There are a lot of facts attached to GST History. There are different countries around the world that have introduced GST such as Canada, Australia, Singapore and many others. The 10th Prime Minister of India, Atal Bihari Vajpayee has given the idea of implementing GST in the year 2000.

A committee was formed with Asim Dasgupta, Finance Minister of West Bengal being its head till the year 2011. The aim of this committee was to formulate the basic structure of GST. Different representatives from Central and State Government were involved in the committee to examine the reports from all the aspects.

Vijay Kelkar, who was the Advisory to the Finance Ministry in the year 2002 to 2004 had given a report in the year 2004 with the highlight of issues in the structure of tax system and how these issues could be resolved by adopting GST.

P. Chidambaram, Prime Minister in the year 2005 also talked about GST in the budget with the main objective to bring-in the uniformity in taxation all over India covering every sector through single Indirect Tax. Due to this, it was one of the points in the Budget Session of the Financial Year 2005-06. The date 1st April 2010 was decided to implement GST all over India.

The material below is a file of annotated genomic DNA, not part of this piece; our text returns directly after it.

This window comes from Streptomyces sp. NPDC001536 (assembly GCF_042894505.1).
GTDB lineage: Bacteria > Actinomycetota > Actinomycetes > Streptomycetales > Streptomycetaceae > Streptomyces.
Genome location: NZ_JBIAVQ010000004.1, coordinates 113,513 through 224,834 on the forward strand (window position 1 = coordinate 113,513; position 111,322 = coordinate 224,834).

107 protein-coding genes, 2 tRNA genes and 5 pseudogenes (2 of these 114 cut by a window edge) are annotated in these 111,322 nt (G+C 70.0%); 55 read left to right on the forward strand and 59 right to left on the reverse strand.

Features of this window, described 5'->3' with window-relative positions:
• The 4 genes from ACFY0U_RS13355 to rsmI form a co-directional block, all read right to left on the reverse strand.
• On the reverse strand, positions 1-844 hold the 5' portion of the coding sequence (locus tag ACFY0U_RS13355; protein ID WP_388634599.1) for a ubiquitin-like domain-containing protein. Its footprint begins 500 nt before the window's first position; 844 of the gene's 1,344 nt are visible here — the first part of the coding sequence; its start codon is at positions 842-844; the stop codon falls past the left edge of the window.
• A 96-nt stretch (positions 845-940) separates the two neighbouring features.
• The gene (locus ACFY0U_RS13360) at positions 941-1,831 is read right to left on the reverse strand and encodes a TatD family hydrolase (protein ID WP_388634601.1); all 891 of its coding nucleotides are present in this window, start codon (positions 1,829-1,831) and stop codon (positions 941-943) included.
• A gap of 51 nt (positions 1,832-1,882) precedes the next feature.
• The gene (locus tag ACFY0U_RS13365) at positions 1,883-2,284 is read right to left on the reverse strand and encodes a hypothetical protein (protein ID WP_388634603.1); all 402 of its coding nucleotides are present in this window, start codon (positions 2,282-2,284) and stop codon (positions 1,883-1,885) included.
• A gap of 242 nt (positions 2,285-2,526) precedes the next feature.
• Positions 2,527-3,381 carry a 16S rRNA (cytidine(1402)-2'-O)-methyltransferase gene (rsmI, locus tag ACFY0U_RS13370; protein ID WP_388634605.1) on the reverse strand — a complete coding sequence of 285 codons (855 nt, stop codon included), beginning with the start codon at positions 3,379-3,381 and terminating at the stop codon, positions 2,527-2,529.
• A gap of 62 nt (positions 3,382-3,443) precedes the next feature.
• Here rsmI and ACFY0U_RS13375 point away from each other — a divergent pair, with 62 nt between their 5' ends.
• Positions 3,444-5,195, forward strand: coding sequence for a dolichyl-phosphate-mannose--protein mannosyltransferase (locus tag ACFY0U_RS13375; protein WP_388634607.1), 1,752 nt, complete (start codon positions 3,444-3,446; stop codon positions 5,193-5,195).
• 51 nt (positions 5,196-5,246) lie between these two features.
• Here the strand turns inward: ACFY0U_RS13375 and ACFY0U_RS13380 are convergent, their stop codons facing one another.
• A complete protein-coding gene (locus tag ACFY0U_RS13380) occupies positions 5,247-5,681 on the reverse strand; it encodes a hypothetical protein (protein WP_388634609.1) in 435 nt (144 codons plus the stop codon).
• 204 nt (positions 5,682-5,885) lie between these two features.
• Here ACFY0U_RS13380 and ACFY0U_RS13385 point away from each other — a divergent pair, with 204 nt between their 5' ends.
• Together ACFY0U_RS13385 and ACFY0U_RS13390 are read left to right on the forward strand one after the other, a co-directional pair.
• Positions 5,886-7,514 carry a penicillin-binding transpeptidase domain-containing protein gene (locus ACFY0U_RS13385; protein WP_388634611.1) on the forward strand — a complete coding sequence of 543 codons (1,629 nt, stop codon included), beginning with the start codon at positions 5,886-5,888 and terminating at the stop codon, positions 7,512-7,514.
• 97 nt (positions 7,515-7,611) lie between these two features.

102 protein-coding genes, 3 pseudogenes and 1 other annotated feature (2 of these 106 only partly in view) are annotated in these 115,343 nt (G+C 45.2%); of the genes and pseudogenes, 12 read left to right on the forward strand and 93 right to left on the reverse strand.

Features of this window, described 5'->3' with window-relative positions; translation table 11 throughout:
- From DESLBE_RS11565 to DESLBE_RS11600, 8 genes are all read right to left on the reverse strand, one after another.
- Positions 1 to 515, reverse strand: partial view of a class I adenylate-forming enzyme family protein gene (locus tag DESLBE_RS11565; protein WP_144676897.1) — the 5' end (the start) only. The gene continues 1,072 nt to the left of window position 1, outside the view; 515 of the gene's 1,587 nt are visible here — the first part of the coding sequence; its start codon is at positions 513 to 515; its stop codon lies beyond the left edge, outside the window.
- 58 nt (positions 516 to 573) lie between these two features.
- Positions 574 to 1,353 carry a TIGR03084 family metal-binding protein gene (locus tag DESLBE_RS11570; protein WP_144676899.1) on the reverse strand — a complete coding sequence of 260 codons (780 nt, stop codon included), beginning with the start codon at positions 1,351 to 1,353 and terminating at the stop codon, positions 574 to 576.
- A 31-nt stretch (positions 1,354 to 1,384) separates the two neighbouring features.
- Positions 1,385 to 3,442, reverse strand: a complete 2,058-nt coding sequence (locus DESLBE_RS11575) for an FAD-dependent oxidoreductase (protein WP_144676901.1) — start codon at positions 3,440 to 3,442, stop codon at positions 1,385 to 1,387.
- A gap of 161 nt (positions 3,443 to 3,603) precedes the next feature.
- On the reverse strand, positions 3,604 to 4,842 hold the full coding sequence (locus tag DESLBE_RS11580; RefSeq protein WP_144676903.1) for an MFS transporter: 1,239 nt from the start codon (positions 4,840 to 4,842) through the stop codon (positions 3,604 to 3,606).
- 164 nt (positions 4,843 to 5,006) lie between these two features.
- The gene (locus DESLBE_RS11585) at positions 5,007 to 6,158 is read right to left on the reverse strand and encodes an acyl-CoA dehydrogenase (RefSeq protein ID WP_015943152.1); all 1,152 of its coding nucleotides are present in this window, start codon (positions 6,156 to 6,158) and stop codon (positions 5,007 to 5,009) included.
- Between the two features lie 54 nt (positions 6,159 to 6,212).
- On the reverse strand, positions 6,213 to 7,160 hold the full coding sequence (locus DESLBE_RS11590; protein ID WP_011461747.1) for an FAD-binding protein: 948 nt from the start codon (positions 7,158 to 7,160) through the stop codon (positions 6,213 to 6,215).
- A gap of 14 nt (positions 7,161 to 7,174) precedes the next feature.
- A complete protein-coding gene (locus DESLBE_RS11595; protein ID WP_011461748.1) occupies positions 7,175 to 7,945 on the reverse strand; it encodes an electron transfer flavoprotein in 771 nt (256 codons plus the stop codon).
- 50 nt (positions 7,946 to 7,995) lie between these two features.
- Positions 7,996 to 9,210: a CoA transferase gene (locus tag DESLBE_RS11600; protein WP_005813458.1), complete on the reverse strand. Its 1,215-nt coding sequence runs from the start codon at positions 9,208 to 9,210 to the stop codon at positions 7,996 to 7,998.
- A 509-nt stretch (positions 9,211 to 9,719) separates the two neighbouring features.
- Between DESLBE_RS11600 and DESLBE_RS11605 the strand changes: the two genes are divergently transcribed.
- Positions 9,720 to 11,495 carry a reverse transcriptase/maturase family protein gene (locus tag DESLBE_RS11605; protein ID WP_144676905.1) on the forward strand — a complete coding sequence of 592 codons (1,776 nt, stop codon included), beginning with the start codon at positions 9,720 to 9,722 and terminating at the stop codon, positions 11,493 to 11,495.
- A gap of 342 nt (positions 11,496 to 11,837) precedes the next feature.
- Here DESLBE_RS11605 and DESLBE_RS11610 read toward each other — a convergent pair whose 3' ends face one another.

Parthasarathy Shome, an advisor to the Chairman told that it will take time to get GST implemented. However, Mr P. Chidambaram mentioned that there has been significant progress in the preparation for implementing GST by all the States and in the Union Budget 2007- 08 as well as Union Budget 2008- 09, the date of its implementation was kept intact.

Pranab Mukherjee, Finance Minister of India in the year 2009 had announced about the basic framework related to GST with no change in the date of implementation. Asim Dasgupta gave its FDP (First Discussion Paper) with all the details of the proposed reform in GST. Under Mission-Mode Project of the government, the foundation of GST has been laid.